A while back, someone sent me a message asking about the availability of a certain French cheese that a French friend, who now lives in the United States, was constantly raving about. It took me a moment to figure out how I knew the name, until I realized that they were talking about fromage à tartiner, otherwise known as cream cheese.
Cream cheese is very popular in France and many pâtisseries even have a version of le Cheesecake in their showcases. It’s never as rich or dense as the American version because there isn’t the overload of cream cheese in it (I don’t have my recipe handy, but I think it calls for four blocks of cream cheese), but some aren’t bad. Many of the versions in France are made with a high proportion of fromage blanc, a fresh cheese with a gentle tang, vaguely similar to yogurt or sour cream, but not-so-rich and missing the aggressiveness of yogurt
The French have taken so much to cream cheese that last year, the company that makes Philadelphia cream cheese finally wised up and dropped their prices dramatically, making it the same price as the other brands. But none can replicate the appeal of Kiri.
Kiri comes in small squares, each individually wrapped. Originally designed as “cheese for kids”, of course, those kids grow up and I know plenty of French adults who love nothing more than sneaking a square of Kiri they have stashed away in their frigo, eating it just as is, not even spreading it on bread. Of course, enterprising Americans – like a friend of mine’s mom who has lived here for nearly forty years – has been using it for her New York-style cheesecake, which I was recently told by “someone” that it was better than mine. See? Even four substantial blocks of cream cheese are no match for the subtleties of the refined French palate. Or the brutal directness.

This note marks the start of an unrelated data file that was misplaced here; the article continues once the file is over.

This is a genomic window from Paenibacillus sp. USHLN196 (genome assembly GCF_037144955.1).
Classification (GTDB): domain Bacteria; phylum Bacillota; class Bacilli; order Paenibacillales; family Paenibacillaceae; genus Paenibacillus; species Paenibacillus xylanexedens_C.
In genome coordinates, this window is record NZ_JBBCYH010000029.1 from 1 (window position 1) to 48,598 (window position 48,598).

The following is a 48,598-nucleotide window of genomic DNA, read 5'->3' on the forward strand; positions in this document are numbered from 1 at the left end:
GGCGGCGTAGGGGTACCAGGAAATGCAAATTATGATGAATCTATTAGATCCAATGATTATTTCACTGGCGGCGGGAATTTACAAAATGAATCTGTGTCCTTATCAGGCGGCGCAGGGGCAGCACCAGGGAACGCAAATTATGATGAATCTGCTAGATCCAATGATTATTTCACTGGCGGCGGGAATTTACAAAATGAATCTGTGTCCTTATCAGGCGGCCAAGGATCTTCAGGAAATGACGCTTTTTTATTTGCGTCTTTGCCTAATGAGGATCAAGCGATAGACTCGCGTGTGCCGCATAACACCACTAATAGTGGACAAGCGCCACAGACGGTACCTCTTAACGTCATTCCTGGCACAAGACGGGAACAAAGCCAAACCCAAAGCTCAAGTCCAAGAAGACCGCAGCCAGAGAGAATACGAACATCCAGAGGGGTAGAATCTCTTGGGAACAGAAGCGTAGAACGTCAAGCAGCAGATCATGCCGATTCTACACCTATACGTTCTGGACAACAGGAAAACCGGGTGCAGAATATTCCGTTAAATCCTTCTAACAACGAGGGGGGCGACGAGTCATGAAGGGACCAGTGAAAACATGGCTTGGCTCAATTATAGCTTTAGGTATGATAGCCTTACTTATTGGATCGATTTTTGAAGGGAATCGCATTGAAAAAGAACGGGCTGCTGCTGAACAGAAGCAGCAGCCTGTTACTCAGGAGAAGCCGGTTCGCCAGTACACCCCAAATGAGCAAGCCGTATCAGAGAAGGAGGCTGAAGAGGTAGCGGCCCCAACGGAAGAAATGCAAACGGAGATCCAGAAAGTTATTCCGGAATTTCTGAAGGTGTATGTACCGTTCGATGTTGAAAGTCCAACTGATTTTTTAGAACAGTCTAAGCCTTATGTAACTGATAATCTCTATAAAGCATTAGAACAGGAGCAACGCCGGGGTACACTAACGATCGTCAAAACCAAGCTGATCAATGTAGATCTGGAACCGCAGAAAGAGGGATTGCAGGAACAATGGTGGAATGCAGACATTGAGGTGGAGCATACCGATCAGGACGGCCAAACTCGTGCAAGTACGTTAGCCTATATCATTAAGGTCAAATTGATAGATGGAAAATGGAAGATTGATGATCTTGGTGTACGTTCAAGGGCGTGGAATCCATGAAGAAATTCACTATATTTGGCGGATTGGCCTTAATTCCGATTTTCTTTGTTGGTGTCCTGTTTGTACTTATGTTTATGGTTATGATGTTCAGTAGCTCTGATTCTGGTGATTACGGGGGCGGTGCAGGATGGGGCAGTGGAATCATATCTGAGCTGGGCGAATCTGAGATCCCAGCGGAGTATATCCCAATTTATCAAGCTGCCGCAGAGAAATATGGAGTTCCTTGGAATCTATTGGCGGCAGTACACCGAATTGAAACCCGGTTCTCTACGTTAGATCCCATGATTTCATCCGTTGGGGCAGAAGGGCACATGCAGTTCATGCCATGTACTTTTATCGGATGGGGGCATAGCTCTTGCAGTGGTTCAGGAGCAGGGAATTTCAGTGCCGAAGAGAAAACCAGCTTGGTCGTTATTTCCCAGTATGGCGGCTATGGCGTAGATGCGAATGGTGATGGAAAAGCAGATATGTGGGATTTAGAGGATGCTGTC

(And it’s funny when American folks are surprised that French people eat cream cheese when there are so many great French cheeses to choose from. Until I remind them that lots of supermarket shoppers in the US choose individually wrapped ‘American cheese’ slices, when there is usually decent cheddar cheese within reach on the same supermarket shelf.)
I’ll have to admit that I don’t crave cream cheese like I used it, back in the day. For one thing, to me, if I have a brick of cream cheese in the refrigerator, it demands a bagel…and smoked salmon, capers, and red onions. And for another, if I make a New York-style cheesecake, my French friends find it so rich, they can barely make it through a slice. Which means the leftovers are all mine, which is a good…and not-so-good, thing. Especially when I almost busted the button in the changing room, trying to squeeze into some ‘slim fit’ trousers for my recent trip to Monaco.
Speaking of things that are spreading, although Kiri is meant to be spread (in French, à tartiner), I have friends who told me that their moms used to hand them a square to unwrap and eat just as-is. But I was making a batch of sardine rillettes the other day and found a box of Kiri in the refrigerator drawer that was bought by “someone” else. I unwrapped a square and mashed it in with a few hunks of soft butter, for additional richness. I don’t think I’m ready to unwrap a few pounds worth for my next cheesecake, but perhaps I’ll take a cue from my French friends and skip the other ingredients, and the crust, (and perhaps the sardines), and just take the direct route as well — à la française.